Health Programs works to alleviate human suffering by providing technical expertise and support to national programs to build strong systems for the prevention and treatment of diseases. People living in developing nations die or are disabled because they do not have access to the services they need to treat their illness or avoid infection entirely. Every day our experts show people how they can take steps to transform their own lives.
Some of the targeted diseases include:
- Guinea worm: Poised to become the next disease after smallpox to be wiped off the face of the earth, eradication efforts are rejuvenating communities throughout Africa, enabling children to return to school and farmers to their fields. The Center spearheads the international campaign, which has reduced cases by more than 99.9 percent since 1986.
- Trachoma: As part of the effort to control the leading cause of preventable blindness, The Carter Center has supported improved sanitation and hygiene to improve the conditions through which the disease is spread. In addition, the program helps to distribute antibiotics to prevent blinding trachoma and supports surgery to correct permanent damage caused by infection.
- River blindness: Since 1996, more than 140 million treatments in 11 endemic countries in Latin America and Africa have been distributed. The Carter Center is leading the drive to eliminate this debilitating disease by the end of the decade.
- Schistosomiasis: Building on village-based drug distribution systems now in place in Nigeria to prevent river blindness, the Center is reducing incidences of this parasitic disease and enhancing children's abilities to grow, develop, and learn.
- Lymphatic filariasis: The same health care delivery infrastructure in Nigeria also is helping to prevent and treat lymphatic filariasis, a disfiguring and shame-ridden disease afflicting the poorest of the poor.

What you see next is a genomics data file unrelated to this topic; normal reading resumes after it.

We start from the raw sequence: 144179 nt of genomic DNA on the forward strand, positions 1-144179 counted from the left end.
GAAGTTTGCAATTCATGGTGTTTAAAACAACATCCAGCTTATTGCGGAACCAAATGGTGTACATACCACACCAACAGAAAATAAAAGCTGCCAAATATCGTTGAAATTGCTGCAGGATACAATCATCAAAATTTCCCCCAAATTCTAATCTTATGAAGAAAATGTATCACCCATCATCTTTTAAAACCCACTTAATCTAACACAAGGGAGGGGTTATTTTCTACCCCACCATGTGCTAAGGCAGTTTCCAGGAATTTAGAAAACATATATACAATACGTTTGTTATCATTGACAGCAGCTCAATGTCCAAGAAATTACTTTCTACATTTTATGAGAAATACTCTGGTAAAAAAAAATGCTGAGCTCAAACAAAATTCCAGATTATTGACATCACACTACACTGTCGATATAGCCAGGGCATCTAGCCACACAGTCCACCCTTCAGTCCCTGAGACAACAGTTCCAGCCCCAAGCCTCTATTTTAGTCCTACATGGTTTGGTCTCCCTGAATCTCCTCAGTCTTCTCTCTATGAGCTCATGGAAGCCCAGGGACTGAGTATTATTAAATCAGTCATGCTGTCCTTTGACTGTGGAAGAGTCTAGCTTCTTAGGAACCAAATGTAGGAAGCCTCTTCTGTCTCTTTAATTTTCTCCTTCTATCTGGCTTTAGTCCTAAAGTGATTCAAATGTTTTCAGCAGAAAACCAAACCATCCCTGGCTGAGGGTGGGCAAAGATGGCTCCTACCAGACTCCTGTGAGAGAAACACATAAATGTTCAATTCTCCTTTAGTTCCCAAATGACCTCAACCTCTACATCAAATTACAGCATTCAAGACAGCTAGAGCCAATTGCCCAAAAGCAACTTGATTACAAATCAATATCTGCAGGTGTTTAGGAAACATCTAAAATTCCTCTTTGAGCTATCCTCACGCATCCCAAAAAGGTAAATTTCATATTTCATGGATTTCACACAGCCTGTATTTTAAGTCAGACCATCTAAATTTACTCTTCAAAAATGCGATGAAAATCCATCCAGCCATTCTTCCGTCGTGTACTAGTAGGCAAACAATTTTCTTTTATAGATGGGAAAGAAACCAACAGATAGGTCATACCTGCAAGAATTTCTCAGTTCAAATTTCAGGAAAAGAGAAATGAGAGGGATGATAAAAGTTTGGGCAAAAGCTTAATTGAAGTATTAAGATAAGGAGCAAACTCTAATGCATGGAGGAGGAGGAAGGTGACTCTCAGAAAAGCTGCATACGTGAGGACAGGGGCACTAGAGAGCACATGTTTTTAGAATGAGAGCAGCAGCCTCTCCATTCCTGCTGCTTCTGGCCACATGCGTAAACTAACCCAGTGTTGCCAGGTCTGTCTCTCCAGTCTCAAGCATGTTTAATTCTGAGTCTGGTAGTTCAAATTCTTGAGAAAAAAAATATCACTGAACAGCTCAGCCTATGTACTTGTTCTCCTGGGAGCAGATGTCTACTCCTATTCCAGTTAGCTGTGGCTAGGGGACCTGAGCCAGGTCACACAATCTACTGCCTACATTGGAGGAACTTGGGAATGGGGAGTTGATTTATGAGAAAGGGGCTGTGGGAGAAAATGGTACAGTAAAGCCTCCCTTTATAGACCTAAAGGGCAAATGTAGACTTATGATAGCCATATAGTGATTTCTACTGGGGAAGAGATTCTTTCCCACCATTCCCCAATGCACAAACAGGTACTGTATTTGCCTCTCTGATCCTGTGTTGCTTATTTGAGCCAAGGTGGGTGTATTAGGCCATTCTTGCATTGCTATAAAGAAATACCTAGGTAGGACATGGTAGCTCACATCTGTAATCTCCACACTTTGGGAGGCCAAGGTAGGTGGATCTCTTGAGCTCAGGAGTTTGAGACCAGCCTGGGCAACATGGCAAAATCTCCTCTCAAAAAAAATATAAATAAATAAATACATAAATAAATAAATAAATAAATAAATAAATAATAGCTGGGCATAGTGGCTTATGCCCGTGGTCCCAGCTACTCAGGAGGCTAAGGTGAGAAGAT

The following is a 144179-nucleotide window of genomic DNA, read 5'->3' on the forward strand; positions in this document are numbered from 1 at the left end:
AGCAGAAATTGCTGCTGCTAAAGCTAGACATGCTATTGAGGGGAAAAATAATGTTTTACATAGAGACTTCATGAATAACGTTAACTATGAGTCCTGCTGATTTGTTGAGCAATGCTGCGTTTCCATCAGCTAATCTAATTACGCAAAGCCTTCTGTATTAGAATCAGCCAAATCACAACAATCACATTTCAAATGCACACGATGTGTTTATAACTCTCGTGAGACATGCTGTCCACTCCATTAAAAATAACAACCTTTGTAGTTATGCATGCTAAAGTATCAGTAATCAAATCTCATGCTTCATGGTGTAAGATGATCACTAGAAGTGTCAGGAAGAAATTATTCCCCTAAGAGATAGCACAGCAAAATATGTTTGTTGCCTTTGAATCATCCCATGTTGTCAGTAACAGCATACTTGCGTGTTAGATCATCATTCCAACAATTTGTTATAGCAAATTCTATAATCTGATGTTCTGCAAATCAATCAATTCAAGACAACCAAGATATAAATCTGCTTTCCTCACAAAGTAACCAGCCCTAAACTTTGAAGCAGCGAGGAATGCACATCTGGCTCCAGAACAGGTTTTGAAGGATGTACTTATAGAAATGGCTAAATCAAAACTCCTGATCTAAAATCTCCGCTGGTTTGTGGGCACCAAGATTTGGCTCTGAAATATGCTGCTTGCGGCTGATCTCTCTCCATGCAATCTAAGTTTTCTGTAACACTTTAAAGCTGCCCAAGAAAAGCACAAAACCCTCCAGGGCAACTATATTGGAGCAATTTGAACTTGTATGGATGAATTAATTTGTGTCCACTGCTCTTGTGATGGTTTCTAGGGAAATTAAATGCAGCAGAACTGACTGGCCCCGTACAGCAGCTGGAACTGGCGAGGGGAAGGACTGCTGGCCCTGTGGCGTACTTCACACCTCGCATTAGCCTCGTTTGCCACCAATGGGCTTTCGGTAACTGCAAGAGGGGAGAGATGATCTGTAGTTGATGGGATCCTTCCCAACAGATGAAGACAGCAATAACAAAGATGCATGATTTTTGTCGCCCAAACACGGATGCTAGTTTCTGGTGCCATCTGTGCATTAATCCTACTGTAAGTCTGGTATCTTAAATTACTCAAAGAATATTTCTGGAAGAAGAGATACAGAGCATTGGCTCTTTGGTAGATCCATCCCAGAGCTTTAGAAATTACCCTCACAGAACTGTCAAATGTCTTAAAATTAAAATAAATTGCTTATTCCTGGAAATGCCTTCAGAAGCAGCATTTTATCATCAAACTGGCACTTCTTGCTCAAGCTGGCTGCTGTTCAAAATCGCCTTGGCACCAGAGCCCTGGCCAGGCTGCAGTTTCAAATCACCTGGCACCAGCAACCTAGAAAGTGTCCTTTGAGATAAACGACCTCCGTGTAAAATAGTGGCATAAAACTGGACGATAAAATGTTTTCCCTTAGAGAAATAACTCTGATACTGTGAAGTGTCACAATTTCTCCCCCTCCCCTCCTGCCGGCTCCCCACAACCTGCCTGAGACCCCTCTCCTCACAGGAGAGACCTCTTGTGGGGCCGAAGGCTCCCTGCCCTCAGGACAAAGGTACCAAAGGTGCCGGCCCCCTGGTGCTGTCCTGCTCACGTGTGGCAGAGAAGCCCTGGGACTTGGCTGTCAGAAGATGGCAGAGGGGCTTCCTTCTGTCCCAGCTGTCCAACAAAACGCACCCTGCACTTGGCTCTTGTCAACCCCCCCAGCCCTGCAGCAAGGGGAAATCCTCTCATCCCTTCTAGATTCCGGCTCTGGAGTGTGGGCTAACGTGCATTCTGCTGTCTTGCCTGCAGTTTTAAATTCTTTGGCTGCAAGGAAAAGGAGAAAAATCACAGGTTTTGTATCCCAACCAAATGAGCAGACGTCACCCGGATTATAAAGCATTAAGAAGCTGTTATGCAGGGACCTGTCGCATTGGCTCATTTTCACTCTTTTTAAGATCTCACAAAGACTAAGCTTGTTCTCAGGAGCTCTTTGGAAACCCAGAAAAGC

- Hispaniola Initiative: The Carter Center's Hispaniola Initiative works with ministries of health in Haiti and the Dominican Republic to accelerate the elimination of malaria and lymphatic filariasis from the countries' shared island, Hispaniola, by 2020.
Number of Interns per Semester/Summer: 1
- Advanced research, writing, and analytical skills
- English proficiency
- Interest in publishing academic research
- Interest in conducting disease specific research for impact assessment
- Interest in reviewing/researching appropriate periodicals for publication
- Advanced knowledge of DropBox, Microsoft Access, and Word
- Ability to work and communicate effectively and coordinate work schedule independently or as part of a team
- Real-world experience: previous work/internship experience and/or studying abroad
- Positive attitude, curiosity, flexibility, resourcefulness, and enthusiasm for the work of The Carter Center
- French lanuage proficiency desired
- Conducts research of the international health projects
- Performs writing related to the quantitative and qualitative analysis of health program data based upon impact statement(s)
- Completes publication research, writing, editing, and reviewing to the point of actual submission